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Vol. 21 No. 3 - July 2015

Crop Productivity, Environmental Stress and Global Climate Change:
the Next Green Revolution?


A major goal of agriculture has been to maximize the investment of plant vegetative biomass into seed yield.Since the 'Green Revolution' of the 1950s and 1960s, the seed yield of the major staple cereal crops such as rice, wheat and corn more than tripled globally. At the heart of the major successes of the Green Revolution was the introduction of dwarfing genes into the world's leading cereals, rice and wheat. These new semi-dwarf genotypes were characterized by a combination of improved lodging resistance, and responsiveness to fertilizer and irrigation inputs which resulted in enhanced harvest index, defined as the ratio of seed dry mass to plant dry weight. The yield of these major staple cereal crops increased more than 3-fold since 1960 and despite a continuing increase in the human population by about 4 billion over this period, the per-capita availability of calories from these crops increased by about 1.5-fold. However, despite this impressive success in agronomic yields over the past 60 years, world hunger remains a major and persistent issue. A major challenge for the future will be to feed the estimated 9-12 billion people on earth by 2050 when future climate change senarios predict decreases in crop production over much of the globe due to environmental stress.

Abiotic Stress and Crop Yield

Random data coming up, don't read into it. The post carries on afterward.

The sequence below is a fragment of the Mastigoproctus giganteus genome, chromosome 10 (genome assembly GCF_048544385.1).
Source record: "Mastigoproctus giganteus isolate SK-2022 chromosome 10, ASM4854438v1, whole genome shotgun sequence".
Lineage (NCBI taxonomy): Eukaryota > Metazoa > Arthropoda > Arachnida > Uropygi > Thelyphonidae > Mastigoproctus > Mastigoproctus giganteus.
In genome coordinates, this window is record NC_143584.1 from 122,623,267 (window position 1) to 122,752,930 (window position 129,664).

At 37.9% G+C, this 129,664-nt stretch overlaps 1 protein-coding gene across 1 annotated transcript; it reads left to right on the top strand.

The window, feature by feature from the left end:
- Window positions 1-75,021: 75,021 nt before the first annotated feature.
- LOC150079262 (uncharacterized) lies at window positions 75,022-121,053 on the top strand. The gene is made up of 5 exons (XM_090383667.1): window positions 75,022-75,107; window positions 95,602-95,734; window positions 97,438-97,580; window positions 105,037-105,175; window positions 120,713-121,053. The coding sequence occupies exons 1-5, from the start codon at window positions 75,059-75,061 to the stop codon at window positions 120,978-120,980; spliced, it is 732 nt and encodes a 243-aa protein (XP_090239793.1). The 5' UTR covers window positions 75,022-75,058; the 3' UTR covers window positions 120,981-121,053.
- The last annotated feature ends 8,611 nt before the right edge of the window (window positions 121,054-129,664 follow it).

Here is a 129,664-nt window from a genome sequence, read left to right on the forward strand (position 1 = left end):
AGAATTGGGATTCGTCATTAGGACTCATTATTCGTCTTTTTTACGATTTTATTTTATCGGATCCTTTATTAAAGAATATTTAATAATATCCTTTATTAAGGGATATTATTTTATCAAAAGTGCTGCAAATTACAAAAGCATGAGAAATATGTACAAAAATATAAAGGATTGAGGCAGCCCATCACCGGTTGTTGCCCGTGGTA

A significant yield gap exists between the average attained crop yields and the maximal yields possible for the major cereal crops. As illustrated in Table 1, the yield gaps for the major cereal crops vary from a low of 34% for oat to a high of 89% for sorghum with an average yield gap of 63.3% for the 7 crops listed. Thus, the yield gaps indicate that most of the major cereals generated by classical plant breeding are underperforming with respect to actual attained grain yields in the field. Clearly, susceptibility to changes in the abiotic environment is a crucial limitation to crop yield. Such limitations will most likely be exacerbated as a consequence of future climate change. Consequently, the generation of improved genetic stocks must involve minimizing the limitations imposed on crop yield by the environment, which will vary not only on a daily as well as a seasonal basis, but also as a function of geography.Photoautotrophs must constantly adjust to fluctuations in ambient irradiance, temperature, nutrient and water availability, which result in an imbalance in cellular energy budget, quantified in vivo as excitation pressure. Any limitation in the ability of a plant species to respond appropriately to high excitation pressure conditions to re-establish an energy balance, that is, photostasis, leads to photoinhibitionof photosynthesis and decreased productivity. Overwintering plants which are characterized by a dwarf phenotype exhibit an exceptional capacity to acclimate to high excitation pressure generated during the process of cold acclimation. Rather than exhibiting an inhibition of photosynthesis, cold-acclimated winter cereals exhibit light-saturated rates of CO2 assimilation that are 20 to 35% greater than those of non-acclimated controls, irrespective of measuring temperature. This is due to a co-ordinated feed-forward stimulation of photosynthetic CO2 fixation and readjustments in photosynthetic and respiratory carbon metabolism coupled to an increased capacity for long-distance translocation between source and sink which results in an increased resistance to photoinhibition, increased water-use efficiency (WUE) and minimal reliance on photoprotection through non-photochemical quenching (NPQ). This is translated into a 60% higher seed yield per plant in cold acclimated winter wheat under controlled environmental conditions. Furthermore, cold acclimated winter wheat not only exhibits enhanced photosynthetic performance but also the potential for increased resistance to biotic stress.However, the ability to exhibit such system-wide adjustments in plant phenotype, and photosynthetic performance is cultivar-specific. In contrast to winter cultivars, spring cereals do not exhibit a dwarf phenotype upon cold acclimation and are also not able to up-regulate photosynthetic capacity and carbon metabolism but rather exhibit a significant inhibition in photosynthetic capacity and a decrease in biomass compared to cold acclimated winter cereals.